Personal tools
You are here: Home Knowledge Base Alternatives to the Traditional Mental Health System Alternative Healing: How to navigate the psychiatric system if you're caught, and how to present yourself as "normal."
Look inside...
 
Document Actions

An anonymous psychologist wrote this article about how to avoid and escape psychiatric oppression if you find yourself caught up in it. Calling himself "Dr. Deceptively 'Normal,'" this mental health professional is a longtime MindFreedom member who has worked at psychiatric institutions and in mental health settings for years. His opinions are his own. (Pictured here: "Tranquilizer Chair" designed by Benjamin Rush who is widely considered "Father of American Psychiatry.")

Alternative Healing: How to navigate the psychiatric system if you're caught, and how to present yourself as "normal."

Date Published:

May 31, 2006 09:00 PM

Author: Anonymous Psychologist

Alternative healing, in this instance, implies not necessarily a healing of a disease, but a resolution of a problem and healthy living. The problem is continuing to be yourself in a world that is constantly judging you as deviant. As many of us know, those who judge us as deviant are far more pathological than the person whom they are judging. Benjamin Rush Spinning Chair

My concept of alternative healing has to do with an acute awareness of one's lifestyle and existence, the possibilities that could evoke change and the strategies one can learn them come to accomplish this.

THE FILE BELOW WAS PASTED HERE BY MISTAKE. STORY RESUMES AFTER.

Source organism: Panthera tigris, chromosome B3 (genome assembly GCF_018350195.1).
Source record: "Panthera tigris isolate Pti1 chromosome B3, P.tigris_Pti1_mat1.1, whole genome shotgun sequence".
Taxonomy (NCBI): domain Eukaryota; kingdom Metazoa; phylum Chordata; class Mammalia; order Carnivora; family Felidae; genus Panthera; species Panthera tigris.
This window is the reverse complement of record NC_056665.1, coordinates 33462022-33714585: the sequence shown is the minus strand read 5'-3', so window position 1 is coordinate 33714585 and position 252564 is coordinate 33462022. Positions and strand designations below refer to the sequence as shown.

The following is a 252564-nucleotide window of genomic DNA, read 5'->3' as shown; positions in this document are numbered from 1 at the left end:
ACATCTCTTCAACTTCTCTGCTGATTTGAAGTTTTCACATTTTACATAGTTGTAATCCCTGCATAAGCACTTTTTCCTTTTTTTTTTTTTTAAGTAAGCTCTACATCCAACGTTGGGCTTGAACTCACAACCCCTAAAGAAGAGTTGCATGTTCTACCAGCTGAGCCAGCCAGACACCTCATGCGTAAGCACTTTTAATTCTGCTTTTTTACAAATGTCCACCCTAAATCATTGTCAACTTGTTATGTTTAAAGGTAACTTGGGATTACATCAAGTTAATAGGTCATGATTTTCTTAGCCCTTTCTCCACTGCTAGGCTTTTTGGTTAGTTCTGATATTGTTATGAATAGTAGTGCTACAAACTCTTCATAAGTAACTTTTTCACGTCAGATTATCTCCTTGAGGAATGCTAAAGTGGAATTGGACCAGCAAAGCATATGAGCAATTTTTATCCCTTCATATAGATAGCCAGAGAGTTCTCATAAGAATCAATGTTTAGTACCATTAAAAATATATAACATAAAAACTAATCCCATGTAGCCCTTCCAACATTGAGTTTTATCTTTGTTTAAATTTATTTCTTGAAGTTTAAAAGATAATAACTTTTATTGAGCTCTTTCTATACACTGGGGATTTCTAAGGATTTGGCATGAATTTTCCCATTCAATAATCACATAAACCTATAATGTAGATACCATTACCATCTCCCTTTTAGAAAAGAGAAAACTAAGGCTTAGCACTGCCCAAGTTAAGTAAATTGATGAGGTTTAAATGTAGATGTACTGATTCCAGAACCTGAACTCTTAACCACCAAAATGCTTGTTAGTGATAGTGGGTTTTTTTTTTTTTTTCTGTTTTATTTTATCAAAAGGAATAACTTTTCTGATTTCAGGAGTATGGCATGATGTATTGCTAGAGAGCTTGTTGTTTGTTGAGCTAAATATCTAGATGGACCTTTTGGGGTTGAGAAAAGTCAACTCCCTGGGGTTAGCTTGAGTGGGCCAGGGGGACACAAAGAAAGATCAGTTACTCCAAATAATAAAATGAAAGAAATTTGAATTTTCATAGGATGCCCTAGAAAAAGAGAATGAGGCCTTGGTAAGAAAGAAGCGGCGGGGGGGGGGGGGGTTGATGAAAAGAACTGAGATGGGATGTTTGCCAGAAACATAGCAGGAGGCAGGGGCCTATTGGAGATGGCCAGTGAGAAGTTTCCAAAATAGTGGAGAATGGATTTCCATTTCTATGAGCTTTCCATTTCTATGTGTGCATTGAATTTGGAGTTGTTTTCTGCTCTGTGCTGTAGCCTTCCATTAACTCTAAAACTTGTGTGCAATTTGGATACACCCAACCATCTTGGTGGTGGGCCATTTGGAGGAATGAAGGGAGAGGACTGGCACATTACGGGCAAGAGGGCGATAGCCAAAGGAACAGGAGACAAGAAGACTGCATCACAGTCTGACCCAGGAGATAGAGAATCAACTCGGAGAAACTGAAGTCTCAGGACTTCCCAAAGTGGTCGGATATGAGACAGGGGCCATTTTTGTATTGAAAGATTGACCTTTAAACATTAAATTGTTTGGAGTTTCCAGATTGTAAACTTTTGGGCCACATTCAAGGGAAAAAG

First and foremost has to do with the old adage: you are what you eat. Your health is primarily dependent on what enters your body. We all know what happens when we abuse substances, including pharmaceuticals. As a general rule, to maintain a healthy cellular integrity it is wise to avoid any chemical that is not naturally derived. Much can be said about the side effects of any pharmaceutical preparation. However, we will leave this for another focused presentation.

What our cultural and socioeconomic condition is, generally determines what our diets are like. In order for us to maintain a healthy cellular integrity, we would have to consume so much food, we would likely be eating for half the day. This is where nutritional supplements become so important. For example, upon the start of my day I take about 25 or more different supplements in pill form, and one concentrate in spray form, which I spray underneath my tongue. I generally take only those nutritional supplements that were sent out to be verified by independent laboratories. There are few such companies that do this now. Natures Plus, to my knowledge, has been doing this for the longest time.

It is not within my purvue, here, to prescribe any specific nutritional supplement, which is why I purposefully did not mention any. One can browse the shelves of books in health food stores to discover advice by professional nutritionists and natural health oriented physician's or, one can consult with a Naturopathic physician, a nutritionally oriented MD, or sophisticated nutritionist and/or chiropractor, for such advice. On the Web, one might find many sites run by nutritionally oriented physicians or alternative healing or health sites. However, I would be particularly wary of any practicianer who will attempt to push, on you, his or her own brand of nutritional supplement. Do your research.

Then, there are the foods we do eat. One only needs to do a quick study of the research on diet and health to discover that minimizing fatty foods, white flour products, wheat products, products containing sugars whether it be fruit sugars or refined sugars (whole fruits are good), products that contain chemical preservatives and flavor enhancers, while maximizing whole grains, fruits, and vegetables, preferably organically grown, serves to maximize our cellular health.